This is 4-2-3-1 Neymar – almost everything on the left side, and too deep to boot. Watching the match again reaffirmed how much I hate seeing Neymar confined to the left wing. You get all the problems of playing Neymar too much in the midfield, plus, handcuffing him to the touchline deprives him of space, since the line basically acts as an extra defender. 4-2-3-1 Neymar too often goes nowhere.
When I watched this match live, I initially thought Neymar played a better 2nd half than he did the 1st. But he didn’t. He got more touches, but I confused more touches with better play. Neymar WAS a bit more aggressive in the 2nd half, but probably had fewer moments of quality.
1. Again, Neymar started out brightly, running forward with the ball, juking his defender, then sliding a pass to the overlapping Oscar inside the box. The Chelsea man failed to react quickly enough with the ball, however, and his dribble was blocked.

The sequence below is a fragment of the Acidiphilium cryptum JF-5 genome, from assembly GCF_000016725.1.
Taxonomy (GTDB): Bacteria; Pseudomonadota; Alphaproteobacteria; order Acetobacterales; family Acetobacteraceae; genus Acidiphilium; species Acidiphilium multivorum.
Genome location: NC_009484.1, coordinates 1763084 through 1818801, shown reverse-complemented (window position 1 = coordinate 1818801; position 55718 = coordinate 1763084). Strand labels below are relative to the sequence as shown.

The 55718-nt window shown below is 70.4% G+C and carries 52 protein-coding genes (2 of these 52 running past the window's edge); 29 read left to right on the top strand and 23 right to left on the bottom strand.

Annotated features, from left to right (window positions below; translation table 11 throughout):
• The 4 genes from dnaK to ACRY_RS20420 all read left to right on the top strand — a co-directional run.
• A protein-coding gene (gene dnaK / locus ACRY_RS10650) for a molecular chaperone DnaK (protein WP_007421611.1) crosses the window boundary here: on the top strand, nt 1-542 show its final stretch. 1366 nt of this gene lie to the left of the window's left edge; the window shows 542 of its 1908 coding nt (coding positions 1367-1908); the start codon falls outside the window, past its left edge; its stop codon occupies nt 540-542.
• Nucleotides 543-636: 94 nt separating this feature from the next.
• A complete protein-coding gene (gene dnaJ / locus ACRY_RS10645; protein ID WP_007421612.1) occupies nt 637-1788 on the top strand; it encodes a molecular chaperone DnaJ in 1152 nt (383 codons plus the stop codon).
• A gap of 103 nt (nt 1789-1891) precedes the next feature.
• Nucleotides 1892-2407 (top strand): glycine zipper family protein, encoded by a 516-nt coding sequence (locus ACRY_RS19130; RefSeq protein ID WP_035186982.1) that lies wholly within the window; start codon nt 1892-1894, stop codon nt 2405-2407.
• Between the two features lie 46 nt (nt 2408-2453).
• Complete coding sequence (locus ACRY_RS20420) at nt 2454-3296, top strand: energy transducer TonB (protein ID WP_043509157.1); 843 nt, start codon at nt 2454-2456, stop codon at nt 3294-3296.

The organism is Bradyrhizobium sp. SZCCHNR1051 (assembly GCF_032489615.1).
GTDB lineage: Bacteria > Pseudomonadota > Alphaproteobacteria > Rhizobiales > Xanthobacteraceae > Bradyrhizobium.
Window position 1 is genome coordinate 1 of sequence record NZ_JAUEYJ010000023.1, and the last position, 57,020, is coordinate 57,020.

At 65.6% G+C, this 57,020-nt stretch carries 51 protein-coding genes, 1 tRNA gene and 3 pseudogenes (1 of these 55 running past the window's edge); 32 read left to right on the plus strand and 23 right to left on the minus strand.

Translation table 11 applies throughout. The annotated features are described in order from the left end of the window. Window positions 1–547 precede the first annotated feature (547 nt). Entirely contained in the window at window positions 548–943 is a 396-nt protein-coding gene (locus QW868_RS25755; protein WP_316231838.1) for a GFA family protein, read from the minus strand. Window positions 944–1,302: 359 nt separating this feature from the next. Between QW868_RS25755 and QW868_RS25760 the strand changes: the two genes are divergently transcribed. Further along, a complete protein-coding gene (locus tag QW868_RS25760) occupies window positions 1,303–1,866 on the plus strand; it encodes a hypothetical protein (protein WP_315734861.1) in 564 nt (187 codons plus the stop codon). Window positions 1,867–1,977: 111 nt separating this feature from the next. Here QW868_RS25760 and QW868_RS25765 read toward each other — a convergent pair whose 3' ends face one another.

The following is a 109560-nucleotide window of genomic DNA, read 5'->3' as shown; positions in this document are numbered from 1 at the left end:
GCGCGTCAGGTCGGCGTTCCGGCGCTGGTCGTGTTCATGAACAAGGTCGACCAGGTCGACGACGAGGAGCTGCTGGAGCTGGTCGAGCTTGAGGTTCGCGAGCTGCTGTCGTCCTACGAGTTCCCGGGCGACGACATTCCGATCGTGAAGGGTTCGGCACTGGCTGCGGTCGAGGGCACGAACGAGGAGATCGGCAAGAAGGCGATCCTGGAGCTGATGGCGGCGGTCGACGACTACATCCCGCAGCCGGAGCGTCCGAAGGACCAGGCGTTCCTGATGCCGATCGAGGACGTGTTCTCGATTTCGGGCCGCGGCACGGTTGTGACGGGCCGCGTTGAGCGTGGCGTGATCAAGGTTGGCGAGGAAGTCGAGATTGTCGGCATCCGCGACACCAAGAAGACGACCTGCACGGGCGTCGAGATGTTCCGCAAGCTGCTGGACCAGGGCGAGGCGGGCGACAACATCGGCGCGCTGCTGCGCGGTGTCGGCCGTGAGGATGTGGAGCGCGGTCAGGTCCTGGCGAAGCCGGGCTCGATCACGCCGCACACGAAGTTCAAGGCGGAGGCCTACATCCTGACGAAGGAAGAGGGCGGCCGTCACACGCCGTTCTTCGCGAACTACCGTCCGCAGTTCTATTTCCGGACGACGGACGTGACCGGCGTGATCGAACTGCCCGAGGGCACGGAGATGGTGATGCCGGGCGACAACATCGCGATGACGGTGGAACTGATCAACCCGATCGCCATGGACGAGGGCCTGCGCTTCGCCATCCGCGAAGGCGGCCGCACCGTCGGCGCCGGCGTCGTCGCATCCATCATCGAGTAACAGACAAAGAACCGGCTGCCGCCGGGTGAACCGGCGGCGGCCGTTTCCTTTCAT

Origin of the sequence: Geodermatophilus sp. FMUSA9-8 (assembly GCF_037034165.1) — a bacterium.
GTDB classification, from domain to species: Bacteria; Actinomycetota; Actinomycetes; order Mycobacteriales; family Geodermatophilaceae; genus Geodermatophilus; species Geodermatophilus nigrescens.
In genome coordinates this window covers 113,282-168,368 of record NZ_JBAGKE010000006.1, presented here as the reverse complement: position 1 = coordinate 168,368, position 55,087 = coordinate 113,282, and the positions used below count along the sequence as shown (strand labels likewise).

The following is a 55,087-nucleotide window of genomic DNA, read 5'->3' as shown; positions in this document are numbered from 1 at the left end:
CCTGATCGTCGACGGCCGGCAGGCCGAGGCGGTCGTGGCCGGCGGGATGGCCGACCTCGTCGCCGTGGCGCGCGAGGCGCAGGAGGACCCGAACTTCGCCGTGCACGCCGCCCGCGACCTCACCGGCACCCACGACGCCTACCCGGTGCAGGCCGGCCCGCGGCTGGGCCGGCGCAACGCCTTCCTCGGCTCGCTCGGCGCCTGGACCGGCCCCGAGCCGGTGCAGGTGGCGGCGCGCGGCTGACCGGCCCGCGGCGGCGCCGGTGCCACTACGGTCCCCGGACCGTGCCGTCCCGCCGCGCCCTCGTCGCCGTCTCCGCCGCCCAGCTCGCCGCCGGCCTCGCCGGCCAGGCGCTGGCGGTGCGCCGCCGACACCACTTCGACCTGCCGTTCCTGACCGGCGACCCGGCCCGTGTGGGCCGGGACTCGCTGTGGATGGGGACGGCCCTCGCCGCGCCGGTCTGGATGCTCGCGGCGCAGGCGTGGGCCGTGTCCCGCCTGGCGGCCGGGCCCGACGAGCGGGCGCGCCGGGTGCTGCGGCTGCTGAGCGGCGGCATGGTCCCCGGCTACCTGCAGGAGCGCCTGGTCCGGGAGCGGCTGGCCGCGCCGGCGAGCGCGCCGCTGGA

2. Nothing of note to say here
3. Receives the ball deep, dribbles forward, evades a defender, then passes left to Oscar
4. Tracks down a long ball in the far-left corner and draws 2 defenders. In a sense, he takes too long with the ball here, allowing the defense to get set, but he salvages things by picking out a teammate (can’t tell who) who arrives unmarked inside the box. But the unnamed teammate’s touch is abysmal, and the chance is lost.
5. Nothing of note
6. Receives the ball, finally in a semi-dangerous position, and jukes his defender to get off only his 2nd shot of the match, not counting the botched tap-in. Unfortunately his low skimmer goes straight to the keeper.
7. Heads a long-ball over the top to Fred, who for some reason chips the ball right back to him.
8. Neymar chests the ball down and attempts a Rivaldo. Maybe should have tried to sombrero the defender instead.
9. Sends a nice diagonal long-ball over the top to Dani Alves, but Dani loses it out of bounds.